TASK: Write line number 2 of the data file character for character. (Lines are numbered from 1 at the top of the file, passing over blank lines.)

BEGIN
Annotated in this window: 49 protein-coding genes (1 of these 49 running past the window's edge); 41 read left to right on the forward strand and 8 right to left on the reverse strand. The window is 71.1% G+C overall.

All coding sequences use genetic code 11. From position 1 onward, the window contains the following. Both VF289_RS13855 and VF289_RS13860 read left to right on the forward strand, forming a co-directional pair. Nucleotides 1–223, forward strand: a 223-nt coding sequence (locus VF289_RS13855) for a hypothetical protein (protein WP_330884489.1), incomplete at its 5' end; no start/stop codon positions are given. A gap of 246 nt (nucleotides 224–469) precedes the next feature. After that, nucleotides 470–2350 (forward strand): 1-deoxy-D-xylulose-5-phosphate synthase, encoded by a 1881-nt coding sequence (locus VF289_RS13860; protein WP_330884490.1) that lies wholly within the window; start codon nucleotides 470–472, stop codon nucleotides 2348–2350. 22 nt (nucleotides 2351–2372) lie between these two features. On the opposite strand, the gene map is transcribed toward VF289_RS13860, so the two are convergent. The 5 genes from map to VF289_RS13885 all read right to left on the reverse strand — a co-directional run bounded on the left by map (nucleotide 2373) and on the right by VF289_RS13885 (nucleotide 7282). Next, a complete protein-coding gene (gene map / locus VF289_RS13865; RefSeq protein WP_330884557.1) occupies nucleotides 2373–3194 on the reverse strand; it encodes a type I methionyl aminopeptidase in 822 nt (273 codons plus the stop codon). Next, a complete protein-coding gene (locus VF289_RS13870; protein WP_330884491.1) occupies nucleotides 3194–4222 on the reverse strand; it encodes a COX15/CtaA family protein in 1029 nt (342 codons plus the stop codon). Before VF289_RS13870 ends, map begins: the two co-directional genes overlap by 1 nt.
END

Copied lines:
All coding sequences use genetic code 11. From position 1 onward, the window contains the following. Both VF289_RS13855 and VF289_RS13860 read left to right on the forward strand, forming a co-directional pair. Nucleotides 1–223, forward strand: a 223-nt coding sequence (locus VF289_RS13855) for a hypothetical protein (protein WP_330884489.1), incomplete at its 5' end; no start/stop codon positions are given. A gap of 246 nt (nucleotides 224–469) precedes the next feature. After that, nucleotides 470–2350 (forward strand): 1-deoxy-D-xylulose-5-phosphate synthase, encoded by a 1881-nt coding sequence (locus VF289_RS13860; protein WP_330884490.1) that lies wholly within the window; start codon nucleotides 470–472, stop codon nucleotides 2348–2350. 22 nt (nucleotides 2351–2372) lie between these two features. On the opposite strand, the gene map is transcribed toward VF289_RS13860, so the two are convergent. The 5 genes from map to VF289_RS13885 all read right to left on the reverse strand — a co-directional run bounded on the left by map (nucleotide 2373) and on the right by VF289_RS13885 (nucleotide 7282). Next, a complete protein-coding gene (gene map / locus VF289_RS13865; RefSeq protein WP_330884557.1) occupies nucleotides 2373–3194 on the reverse strand; it encodes a type I methionyl aminopeptidase in 822 nt (273 codons plus the stop codon). Next, a complete protein-coding gene (locus VF289_RS13870; protein WP_330884491.1) occupies nucleotides 3194–4222 on the reverse strand; it encodes a COX15/CtaA family protein in 1029 nt (342 codons plus the stop codon). Before VF289_RS13870 ends, map begins: the two co-directional genes overlap by 1 nt.